Julian Guthrie, author of The Billionaire and The Mechanic, an acclaimed bestselling account of Oracle CEO Larry Ellison’s pursuit of the America’s Cup, thought she knew about obsessive pursuits, but the XPrize race spurred another level of drama, sacrifice, and technical wizardry. With Diamandis’ cooperation, Guthrie had access to all of the players – from Richard Branson and John Carmack to Burt Rutan – and has melded their stories into a spellbinding narrative, a combination of Rocket Boys and The New New Thing. In the end, as Diamandis dreamed, the result wasn’t just a victory for one team; it was the foundation for a new industry, including SpaceX, Virgin Galactic, Blue Origin and others. Today, SpaceShipOne hangs in the Smithsonian’s Air and Space Museum, above the Apollo 11 capsule and next to Lindbergh’s Spirit of St. Louis plane.

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Praise

“Guthrie has a gift of building suspense around these airborne incidents of inherent drama — such as a balloon flight gone wildly wrong that ends in a botched parachute jump — as well as larger questions about space, technology and life’s purpose . . . “How to Make a Spaceship” is . . . ultimately flight-worthy and impressively ambitious. When the history of 21st century American space efforts is written decades or centuries from now, this book will be a valuable contemporary record of what it was like when humanity was trying to break out of its home.” San Francisco Chronicle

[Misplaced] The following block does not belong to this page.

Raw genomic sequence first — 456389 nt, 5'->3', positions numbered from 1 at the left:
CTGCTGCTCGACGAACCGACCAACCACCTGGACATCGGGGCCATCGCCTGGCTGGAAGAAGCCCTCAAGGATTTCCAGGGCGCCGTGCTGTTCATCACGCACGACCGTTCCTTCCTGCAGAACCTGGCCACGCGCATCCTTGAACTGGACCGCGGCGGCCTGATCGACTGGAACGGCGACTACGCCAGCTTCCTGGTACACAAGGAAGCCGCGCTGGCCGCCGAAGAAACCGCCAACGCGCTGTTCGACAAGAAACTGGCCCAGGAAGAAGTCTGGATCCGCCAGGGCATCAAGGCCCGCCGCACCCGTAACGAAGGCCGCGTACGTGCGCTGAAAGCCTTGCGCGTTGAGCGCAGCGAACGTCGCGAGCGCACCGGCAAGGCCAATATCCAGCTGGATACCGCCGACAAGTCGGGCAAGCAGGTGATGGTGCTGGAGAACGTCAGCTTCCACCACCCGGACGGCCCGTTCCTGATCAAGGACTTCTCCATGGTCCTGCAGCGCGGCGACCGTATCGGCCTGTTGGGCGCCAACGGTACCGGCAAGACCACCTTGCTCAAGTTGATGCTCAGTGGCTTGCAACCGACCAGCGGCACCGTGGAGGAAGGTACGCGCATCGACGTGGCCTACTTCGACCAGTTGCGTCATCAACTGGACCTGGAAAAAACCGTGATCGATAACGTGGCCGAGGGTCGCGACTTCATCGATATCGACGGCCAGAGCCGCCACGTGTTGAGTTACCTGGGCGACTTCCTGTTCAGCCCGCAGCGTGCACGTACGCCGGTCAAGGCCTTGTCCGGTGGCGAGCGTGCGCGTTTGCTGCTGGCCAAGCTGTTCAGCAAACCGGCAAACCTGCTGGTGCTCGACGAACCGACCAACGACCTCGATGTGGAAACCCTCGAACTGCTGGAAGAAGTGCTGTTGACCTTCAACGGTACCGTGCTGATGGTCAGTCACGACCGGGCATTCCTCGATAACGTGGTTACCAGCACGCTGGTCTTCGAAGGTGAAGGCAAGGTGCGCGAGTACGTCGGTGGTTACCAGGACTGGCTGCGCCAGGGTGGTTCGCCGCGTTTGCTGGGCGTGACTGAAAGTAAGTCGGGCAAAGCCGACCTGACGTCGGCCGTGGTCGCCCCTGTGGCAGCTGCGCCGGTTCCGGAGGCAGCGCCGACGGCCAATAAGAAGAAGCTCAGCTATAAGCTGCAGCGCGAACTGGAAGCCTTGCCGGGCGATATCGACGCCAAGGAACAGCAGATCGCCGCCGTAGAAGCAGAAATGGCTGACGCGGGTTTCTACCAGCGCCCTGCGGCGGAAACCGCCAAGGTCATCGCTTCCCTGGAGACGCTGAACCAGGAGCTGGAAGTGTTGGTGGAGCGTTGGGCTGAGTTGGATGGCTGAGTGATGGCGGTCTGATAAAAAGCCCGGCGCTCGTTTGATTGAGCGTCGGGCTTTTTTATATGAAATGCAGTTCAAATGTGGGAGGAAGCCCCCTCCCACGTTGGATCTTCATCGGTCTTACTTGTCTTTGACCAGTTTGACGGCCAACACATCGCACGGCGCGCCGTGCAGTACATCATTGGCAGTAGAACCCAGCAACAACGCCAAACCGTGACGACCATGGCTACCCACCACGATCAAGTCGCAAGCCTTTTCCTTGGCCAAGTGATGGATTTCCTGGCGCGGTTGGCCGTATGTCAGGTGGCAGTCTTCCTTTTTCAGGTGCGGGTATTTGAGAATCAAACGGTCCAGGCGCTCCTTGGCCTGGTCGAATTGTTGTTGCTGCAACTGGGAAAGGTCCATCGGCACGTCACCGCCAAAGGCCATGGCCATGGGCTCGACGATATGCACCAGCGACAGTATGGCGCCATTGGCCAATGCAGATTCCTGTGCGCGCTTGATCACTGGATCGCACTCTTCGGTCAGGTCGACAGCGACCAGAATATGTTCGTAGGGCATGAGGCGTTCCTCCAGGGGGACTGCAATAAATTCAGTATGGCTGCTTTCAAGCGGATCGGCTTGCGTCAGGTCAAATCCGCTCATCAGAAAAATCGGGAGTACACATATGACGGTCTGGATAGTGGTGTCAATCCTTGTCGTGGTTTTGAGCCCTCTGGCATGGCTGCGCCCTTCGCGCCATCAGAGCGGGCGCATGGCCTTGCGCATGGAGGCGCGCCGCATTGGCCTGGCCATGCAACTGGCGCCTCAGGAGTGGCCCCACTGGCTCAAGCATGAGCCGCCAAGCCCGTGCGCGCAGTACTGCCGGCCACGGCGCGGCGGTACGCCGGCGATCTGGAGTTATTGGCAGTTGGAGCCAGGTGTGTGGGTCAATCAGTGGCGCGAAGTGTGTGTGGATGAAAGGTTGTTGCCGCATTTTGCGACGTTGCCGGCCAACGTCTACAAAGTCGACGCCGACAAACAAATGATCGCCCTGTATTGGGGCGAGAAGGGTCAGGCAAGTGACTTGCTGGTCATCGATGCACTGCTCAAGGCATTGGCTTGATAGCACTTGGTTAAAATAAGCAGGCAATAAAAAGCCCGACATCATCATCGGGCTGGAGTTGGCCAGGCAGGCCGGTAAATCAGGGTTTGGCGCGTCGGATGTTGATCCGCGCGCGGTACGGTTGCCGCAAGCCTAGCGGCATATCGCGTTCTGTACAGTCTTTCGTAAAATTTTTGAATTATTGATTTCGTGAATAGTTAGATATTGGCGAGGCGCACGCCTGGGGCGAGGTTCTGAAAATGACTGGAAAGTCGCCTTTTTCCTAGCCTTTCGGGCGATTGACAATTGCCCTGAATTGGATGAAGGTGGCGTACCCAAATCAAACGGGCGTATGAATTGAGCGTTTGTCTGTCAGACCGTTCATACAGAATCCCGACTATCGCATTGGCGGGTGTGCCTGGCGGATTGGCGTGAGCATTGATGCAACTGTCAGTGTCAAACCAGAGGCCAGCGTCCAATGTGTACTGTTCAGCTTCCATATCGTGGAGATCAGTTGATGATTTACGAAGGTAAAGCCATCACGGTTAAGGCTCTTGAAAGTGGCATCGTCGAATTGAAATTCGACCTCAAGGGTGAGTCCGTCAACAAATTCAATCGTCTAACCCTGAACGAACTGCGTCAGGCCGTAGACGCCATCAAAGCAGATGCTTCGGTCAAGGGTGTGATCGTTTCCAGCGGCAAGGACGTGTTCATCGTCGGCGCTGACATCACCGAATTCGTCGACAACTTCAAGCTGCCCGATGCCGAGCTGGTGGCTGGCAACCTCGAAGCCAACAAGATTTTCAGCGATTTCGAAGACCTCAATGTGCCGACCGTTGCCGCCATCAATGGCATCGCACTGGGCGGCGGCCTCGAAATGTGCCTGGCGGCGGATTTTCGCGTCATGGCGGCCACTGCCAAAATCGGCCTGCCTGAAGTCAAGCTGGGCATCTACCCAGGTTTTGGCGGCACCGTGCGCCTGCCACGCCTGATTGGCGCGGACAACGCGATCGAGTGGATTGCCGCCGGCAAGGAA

“[How to Make a Spaceship] reads like a thriller. The story sounds incredible, as if torn from the pages of science fiction. And it has a happy ending. But as with all entrepreneurial ventures, nothing went according to plan: It was riddled with failure and disappointment; ugly battles broke out between friends and founders; the world often looked like it was coming to an end; and Diamandis had to gamble everything he had. Most interesting was an observation that [Richard] Branson made in the book’s foreword: There isn’t much of a difference between being an adventurer and an entrepreneur. As an entrepreneur, you push the limits and try to protect the downside. As an adventurer, you push the limits, and protect the downside — which can be your life.”—Vivkek Wadhwa, Washington Post

“If you admire those who aim really high, How to Make a Spaceship belongs on your bookshelf. [It] offers a rousing anthem to the urge to explore.”Wall Street Journal

 

“[How to Make a Spaceship] includes enough death-defying stunts, madcap schemes, wild coincidences, and rousing redemptive moments to fuel a dozen Hollywood blockbusters.”—Wired.com